You experience Parkinson’s Law, which states that work expands to fill the time given for that work. Every product team runs into this. It’s why you’re always up against a deadline crunch, and no roadmap or project plan of any type ever seems to be finished ahead of schedule, no matter how much buffer time you put on there. 

Scope always tends to creep, as in you’ll find little excuses everywhere to say ‘while we’re in there, let’s add this – we’ve got a little extra time, after all!’, and procrastination always happens. 

The team spots that they’ve got something due further down the line, and so doesn’t rush on it until later. You might come in on time for some of your projects, but on average, you’ll find that your estimations suck, and most of the time, you’re up against a deadline crunch. 

I’ve seen a lot of teams tackling a lot of roadmaps, and I’ve never in my career seen a timeline roadmap be delivered as expected and on time. It just doesn’t happen. 

Janna Bastow, CEO/Founder of ProdPad

What happens instead is that the product manager spots the constant deadline crunches, and adds more buffer to their projects, buying more time to complete things. It might help reduce the number of things that come under a deadline crunch in the immediate term, but scope always creeps, procrastination always happens, and there are still crunches.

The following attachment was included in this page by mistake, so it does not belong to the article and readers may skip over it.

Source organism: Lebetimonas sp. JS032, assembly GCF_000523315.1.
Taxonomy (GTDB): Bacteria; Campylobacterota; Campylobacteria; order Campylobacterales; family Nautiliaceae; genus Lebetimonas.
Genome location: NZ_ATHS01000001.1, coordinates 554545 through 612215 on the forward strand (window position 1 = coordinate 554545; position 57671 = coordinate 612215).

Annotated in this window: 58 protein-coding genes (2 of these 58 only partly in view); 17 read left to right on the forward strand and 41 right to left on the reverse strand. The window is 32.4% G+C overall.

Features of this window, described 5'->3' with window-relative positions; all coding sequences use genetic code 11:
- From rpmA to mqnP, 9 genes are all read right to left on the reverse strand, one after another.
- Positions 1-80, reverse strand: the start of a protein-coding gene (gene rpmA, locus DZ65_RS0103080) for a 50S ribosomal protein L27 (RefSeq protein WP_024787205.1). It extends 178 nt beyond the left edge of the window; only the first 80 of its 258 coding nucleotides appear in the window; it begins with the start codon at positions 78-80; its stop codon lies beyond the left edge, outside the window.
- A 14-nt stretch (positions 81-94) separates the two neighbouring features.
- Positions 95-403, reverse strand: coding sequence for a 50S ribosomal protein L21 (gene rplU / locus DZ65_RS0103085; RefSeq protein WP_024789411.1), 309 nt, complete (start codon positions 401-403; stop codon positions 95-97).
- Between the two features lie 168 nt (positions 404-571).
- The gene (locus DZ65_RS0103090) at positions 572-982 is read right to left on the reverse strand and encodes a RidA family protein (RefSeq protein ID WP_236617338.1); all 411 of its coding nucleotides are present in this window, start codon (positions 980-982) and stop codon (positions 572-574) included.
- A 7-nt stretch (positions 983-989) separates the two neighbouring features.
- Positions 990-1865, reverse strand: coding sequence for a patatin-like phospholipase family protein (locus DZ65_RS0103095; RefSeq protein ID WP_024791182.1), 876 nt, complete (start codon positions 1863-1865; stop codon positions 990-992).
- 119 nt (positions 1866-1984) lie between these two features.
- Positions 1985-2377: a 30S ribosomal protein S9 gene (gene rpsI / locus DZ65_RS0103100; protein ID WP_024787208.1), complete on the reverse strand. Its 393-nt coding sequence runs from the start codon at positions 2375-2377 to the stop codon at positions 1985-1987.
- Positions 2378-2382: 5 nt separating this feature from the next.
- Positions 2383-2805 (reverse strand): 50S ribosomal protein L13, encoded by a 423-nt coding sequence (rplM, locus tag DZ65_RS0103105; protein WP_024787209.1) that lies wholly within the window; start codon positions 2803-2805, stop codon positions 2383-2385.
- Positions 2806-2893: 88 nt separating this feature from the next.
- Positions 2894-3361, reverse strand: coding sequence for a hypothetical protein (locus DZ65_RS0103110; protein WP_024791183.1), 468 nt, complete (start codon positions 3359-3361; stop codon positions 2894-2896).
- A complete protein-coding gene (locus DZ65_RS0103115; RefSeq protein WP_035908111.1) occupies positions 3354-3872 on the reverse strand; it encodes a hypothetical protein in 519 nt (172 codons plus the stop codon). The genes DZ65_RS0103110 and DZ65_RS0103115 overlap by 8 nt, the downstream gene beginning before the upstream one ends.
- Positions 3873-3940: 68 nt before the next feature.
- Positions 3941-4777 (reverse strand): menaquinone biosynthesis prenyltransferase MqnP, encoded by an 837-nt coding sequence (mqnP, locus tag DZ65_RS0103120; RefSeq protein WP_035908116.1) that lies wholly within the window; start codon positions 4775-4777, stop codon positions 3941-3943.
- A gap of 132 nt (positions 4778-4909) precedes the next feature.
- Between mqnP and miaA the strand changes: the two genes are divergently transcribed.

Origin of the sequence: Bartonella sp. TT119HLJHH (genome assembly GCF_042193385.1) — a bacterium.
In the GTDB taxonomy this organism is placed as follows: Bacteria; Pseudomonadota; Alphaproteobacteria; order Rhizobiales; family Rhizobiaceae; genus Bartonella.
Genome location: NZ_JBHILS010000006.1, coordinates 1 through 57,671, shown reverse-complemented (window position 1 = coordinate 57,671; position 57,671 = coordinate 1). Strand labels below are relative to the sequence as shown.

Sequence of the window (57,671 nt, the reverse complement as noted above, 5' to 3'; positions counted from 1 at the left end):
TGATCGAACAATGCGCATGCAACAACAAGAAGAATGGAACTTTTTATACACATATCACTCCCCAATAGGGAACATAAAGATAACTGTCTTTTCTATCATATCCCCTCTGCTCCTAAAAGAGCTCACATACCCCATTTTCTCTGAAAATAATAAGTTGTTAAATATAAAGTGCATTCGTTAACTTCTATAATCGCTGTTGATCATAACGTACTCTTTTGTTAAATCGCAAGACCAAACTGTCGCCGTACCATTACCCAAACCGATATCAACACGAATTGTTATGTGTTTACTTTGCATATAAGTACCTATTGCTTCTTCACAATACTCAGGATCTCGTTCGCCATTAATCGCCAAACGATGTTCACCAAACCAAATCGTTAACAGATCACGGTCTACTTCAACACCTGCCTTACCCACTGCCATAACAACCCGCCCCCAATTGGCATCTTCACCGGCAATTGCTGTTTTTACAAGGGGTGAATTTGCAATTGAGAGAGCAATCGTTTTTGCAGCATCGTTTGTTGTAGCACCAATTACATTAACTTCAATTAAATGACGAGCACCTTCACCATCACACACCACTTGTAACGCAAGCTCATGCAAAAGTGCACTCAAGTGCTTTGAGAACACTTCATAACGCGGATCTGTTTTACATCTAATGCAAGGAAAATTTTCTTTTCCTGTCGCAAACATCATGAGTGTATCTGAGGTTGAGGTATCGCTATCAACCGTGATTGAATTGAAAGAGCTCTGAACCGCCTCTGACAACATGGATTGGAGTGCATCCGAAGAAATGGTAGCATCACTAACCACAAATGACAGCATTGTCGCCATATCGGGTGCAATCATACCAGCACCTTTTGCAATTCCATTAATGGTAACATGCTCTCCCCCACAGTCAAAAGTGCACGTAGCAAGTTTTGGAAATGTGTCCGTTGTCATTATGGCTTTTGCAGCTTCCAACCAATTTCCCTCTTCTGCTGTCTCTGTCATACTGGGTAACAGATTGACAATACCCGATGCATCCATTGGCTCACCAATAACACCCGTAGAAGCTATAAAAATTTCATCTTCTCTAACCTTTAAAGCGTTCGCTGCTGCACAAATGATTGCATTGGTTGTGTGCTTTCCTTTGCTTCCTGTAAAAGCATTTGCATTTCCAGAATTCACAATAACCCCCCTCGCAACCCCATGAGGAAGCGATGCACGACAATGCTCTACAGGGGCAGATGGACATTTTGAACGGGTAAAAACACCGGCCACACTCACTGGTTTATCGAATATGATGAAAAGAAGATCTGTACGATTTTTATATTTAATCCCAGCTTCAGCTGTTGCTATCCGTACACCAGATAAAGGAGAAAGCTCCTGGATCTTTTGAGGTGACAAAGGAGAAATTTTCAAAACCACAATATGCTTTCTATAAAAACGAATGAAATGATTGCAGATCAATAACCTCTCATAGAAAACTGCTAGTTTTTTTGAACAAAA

And yet the team is able to achieve way less, because everything is mapped out to take up SO MUCH time. This is why you end up with teams who are huge and heavily resourced, but are unable to deliver fast. They’re being asked to spend a chunk of their time estimating how long it’ll take to do their work, and then try to stick to that plan. They often don’t even realize that it’s now taking them months to pull off what a small team of 3-5 people in a startup can pull off in a single sprint. 

It creates technical debt

Finally, these bad roadmapping practices also lead to tech debt. Because the developers are always in a deadline crunch, they’ve got to make trade-offs. 

Oftentimes, the product manager doesn’t even realize this, let alone the rest of the business. Essentially, if the engineer is forced to choose between making something look like it matches the scope and fits the acceptance criteria versus getting it out on time so they can have their weekend back, they often do so by skimping on the quality, in subtle ways. 

Perhaps the code wasn’t as elegant or reusable as it could have been if they spent a few more hours on it. Or perhaps they skipped on code commenting or documentation. Often it’s little things like this that don’t necessarily affect the ability to launch that feature, but over time they stack up and result in a shaky, tech-debt-riddled product. It wouldn’t be so bad if the developers had time to go back and fix up their code, but the timeline roadmap dictates that they’re meant to be on some new project already, so there’s never any time for rework.